33 F3d 175 United States v. Echevarria

33 F.3d 175

UNITED STATES of America, Appellee,
Salvador ECHEVARRIA, Defendant-Appellant.

No. 1311, Docket 93-1729.

United States Court of Appeals,
Second Circuit.

Argued April 22, 1994.
Decided Aug. 26, 1994.

H. Elliot Wales, New York City, for defendant-appellant.

John P. Coffey, Asst. U.S. Atty. S.D.N.Y. (Mary Jo White, U.S. Atty., John W. Auchincloss II, Asst. U.S. Atty. S.D.N.Y., of counsel), for appellee.

Before: OAKES, KEARSE, and MAHONEY, Circuit Judges.

MAHONEY, Circuit Judge:

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Defendant-appellant Salvador Echevarria appeals from a judgment of conviction entered October 19, 1993 in the United States District Court for the Southern District of New York, Leonard B. Sand, Judge, following Echevarria's guilty plea to: (1) making false statements in an application for Social Security disability benefits ("Benefits") in violation of 18 U.S.C. Secs. 1001 and 2 (count one); (2) mail fraud in violation of 18 U.S.C. Secs. 1341 and 2 (count six); (3) using a false registration number in the course of distributing and dispensing a controlled substance in violation of 21 U.S.C. Sec. 843(a)(2) and (c) (count eleven); and (4) failing to disclose material events affecting his continued right to receive Benefits in violation of 42 U.S.C. Sec. 408(a)(4) and 18 U.S.C. Sec. 2 (count thirteen). The remaining counts of the indictment were dismissed on motion of the United States.


The court sentenced Echevarria to seventy months imprisonment (comprised of thirty-five month sentences on each count, the sentences on counts one and six to run concurrently, and the sentences on counts eleven and thirteen to run concurrently with each other but consecutively to the sentences on counts one and six),1 three years supervised release, restitution of $296,364, and $200 in mandatory special assessments. On appeal, Echevarria contests several of the sentencing enhancements used in computing this sentence, as well as the disallowance of a downward adjustment for acceptance of responsibility. We set aside the enhancement for exploitation of a position of trust, affirm the remaining enhancements and the disallowance of the downward adjustment, and remand for resentencing.



Echevarria fraudulently held himself out as a physician for several years. On August 5, 1992, a grand jury indicted Echevarria on multiple counts of fraud, alleging that Echevarria had misrepresented himself as a doctor by, inter alia, advertising in telephone directories as a physician, displaying false academic credentials, and setting up a medical office. Counts one through five charged Echevarria with falsely describing himself as a "psychiatrist" or "neurologist" in submitting medical evidence in support of "patients' " applications for Benefits in violation of 18 U.S.C. Secs. 1001 and 2. Counts six through ten alleged that he committed mail fraud by causing health insurance providers to mail reimbursement payments to him in violation of 18 U.S.C. Secs. 1341 and 2. Counts eleven and twelve charged him with unlawfully using a false registration number in the course of distributing and dispensing Tylenol 3 with codeine, a controlled substance, in violation of 21 U.S.C. Sec. 843(a)(2) and (c). Count thirteen alleged that he knowingly concealed and failed to disclose his engagement in substantial gainful activity while receiving Benefits in violation of 42 U.S.C. Sec. 408(a)(4) and 18 U.S.C. Sec. 2.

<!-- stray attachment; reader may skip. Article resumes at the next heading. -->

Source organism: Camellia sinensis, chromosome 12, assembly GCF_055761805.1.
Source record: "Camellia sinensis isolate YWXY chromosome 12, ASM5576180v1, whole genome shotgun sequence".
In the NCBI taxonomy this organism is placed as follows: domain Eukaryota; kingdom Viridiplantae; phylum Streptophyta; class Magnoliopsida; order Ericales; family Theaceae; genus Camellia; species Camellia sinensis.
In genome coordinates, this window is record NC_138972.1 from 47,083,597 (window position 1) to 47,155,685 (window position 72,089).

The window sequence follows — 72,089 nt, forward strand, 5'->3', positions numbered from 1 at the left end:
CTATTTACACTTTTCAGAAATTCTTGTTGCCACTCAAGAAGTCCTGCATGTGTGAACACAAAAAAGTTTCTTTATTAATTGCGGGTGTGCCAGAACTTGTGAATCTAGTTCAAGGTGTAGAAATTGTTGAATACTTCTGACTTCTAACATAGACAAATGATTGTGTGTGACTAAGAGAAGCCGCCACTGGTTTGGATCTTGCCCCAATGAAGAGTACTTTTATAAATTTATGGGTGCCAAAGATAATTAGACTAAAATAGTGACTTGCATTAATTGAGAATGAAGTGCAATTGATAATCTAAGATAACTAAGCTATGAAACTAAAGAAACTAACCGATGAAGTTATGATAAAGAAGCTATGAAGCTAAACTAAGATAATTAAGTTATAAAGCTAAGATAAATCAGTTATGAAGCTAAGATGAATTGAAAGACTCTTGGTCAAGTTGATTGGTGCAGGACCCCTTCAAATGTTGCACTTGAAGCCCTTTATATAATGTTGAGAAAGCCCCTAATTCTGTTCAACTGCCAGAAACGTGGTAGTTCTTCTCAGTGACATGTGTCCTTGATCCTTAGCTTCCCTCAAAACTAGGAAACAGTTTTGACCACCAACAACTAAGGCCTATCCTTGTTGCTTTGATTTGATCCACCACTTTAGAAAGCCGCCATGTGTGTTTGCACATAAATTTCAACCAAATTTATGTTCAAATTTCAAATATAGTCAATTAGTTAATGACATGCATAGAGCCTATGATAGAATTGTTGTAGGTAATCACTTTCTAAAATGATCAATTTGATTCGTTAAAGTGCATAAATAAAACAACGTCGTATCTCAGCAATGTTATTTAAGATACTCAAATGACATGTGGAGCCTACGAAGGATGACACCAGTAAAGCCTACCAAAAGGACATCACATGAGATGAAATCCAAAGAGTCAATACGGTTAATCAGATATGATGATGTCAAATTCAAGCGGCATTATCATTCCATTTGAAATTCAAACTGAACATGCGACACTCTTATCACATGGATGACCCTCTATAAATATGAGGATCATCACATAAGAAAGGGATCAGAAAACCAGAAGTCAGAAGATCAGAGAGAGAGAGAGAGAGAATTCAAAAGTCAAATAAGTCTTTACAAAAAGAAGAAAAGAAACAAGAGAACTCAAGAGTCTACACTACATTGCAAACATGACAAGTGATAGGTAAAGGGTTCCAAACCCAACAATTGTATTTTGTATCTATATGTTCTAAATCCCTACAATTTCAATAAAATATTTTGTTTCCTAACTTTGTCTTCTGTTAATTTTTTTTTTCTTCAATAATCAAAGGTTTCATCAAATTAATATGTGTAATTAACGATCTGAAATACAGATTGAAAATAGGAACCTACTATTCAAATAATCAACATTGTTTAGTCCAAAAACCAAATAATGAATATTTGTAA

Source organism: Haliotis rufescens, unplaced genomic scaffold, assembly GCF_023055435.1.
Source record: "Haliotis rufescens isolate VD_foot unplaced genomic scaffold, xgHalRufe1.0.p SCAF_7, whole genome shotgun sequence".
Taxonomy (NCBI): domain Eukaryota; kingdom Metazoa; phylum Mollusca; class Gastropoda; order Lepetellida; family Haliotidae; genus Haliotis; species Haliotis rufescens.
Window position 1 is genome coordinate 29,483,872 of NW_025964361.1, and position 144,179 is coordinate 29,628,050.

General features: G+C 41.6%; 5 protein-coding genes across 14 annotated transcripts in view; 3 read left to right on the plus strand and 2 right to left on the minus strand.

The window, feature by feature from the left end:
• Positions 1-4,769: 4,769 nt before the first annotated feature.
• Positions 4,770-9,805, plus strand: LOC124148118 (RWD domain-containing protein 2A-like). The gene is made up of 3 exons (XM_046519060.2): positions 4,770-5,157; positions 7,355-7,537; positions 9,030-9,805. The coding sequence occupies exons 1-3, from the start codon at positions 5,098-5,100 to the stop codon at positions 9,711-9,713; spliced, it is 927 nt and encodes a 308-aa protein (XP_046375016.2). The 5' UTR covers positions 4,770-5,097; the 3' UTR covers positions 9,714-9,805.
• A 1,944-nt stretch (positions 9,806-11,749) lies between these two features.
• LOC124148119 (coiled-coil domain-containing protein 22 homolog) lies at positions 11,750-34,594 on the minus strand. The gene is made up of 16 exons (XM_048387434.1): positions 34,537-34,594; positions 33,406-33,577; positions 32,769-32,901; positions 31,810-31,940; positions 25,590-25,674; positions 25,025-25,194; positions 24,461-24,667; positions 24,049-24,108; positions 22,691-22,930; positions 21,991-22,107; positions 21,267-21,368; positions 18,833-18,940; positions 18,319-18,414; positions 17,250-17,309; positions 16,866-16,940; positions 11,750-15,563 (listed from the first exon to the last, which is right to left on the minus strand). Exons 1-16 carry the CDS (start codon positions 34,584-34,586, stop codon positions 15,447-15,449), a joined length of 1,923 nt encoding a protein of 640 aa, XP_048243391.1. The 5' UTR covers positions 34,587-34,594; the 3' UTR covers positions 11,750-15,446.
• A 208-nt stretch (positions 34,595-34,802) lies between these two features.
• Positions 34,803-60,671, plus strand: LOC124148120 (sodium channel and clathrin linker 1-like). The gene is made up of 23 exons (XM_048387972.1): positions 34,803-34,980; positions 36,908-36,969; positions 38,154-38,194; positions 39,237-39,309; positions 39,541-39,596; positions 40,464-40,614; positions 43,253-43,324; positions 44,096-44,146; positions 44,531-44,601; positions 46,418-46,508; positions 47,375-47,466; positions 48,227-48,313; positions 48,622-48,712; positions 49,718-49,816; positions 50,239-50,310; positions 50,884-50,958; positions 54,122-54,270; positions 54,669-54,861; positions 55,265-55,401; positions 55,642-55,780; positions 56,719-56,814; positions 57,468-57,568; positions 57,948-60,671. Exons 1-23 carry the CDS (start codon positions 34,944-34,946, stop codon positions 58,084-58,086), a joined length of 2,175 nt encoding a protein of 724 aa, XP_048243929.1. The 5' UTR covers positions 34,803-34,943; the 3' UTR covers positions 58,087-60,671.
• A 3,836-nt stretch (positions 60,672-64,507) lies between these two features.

On March 15, 1993, Echevarria pled guilty to counts one, six, eleven, and thirteen. The ensuing presentence report ("PR") calculated Echevarria's base offense level at six for fraud pursuant to USSG Sec. 2F1.1(a). The PR recommended increases of: (1) eight levels for losses exceeding $200,000 pursuant to id. Sec. 2F1.1(b)(1)(I); (2) two levels for more than minimal planning or scheming to defraud more than one victim pursuant to id. Sec. 2F1.1(b)(2)(A) and (B); (3) two levels for misrepresenting that he was acting on behalf of a government agency pursuant to id. Sec. 2F1.1(b)(3)(A); (4) two levels for conscious or reckless risk of serious bodily injury pursuant to id. Sec. 2F1.1(b)(4); (5) two levels for exploitation of a position of trust pursuant to id. Sec. 3B1.3; and (6) two levels for obstruction of justice pursuant to id. Sec. 3C1.1. The resulting adjusted offense level was twenty-four. The PR also alluded to a number of factors that might warrant an upward departure, and noted that diminished capacity might be considered a mitigating factor. See infra note 2.


The district court accepted the PR recommendations regarding enhancements, added two levels for the vulnerable nature of Echevarria's victims pursuant to USSG Sec. 3A1.1, and denied Echevarria's application for a downward adjustment for acceptance of responsibility pursuant to id. Sec. 3E1.1. These determinations resulted in an adjusted offense level of twenty-six, and combined with Echevarria's criminal history category of I to produce a sentencing range of sixty-three to seventy-eight months. Echevarria was sentenced to seventy months imprisonment, as well as the other punishments previously recited.


This appeal followed.



Echevarria does not contest the eight-level enhancement for financial loss to the government, two-level enhancement for more than minimal planning, and two-level enhancement for risk of serious bodily injury to others. He argues, however, that: (1) statements that he made during his plea allocution falsely claiming that he was a physician did not justify a two-level enhancement for obstruction of justice; (2) he merits a three-level downward adjustment for acceptance of responsibility based upon his guilty plea; and (3) the two-level enhancements for misrepresenting that he was acting on behalf of a government agency, abuse of a position of trust, and vulnerable victims are unwarranted and duplicative.2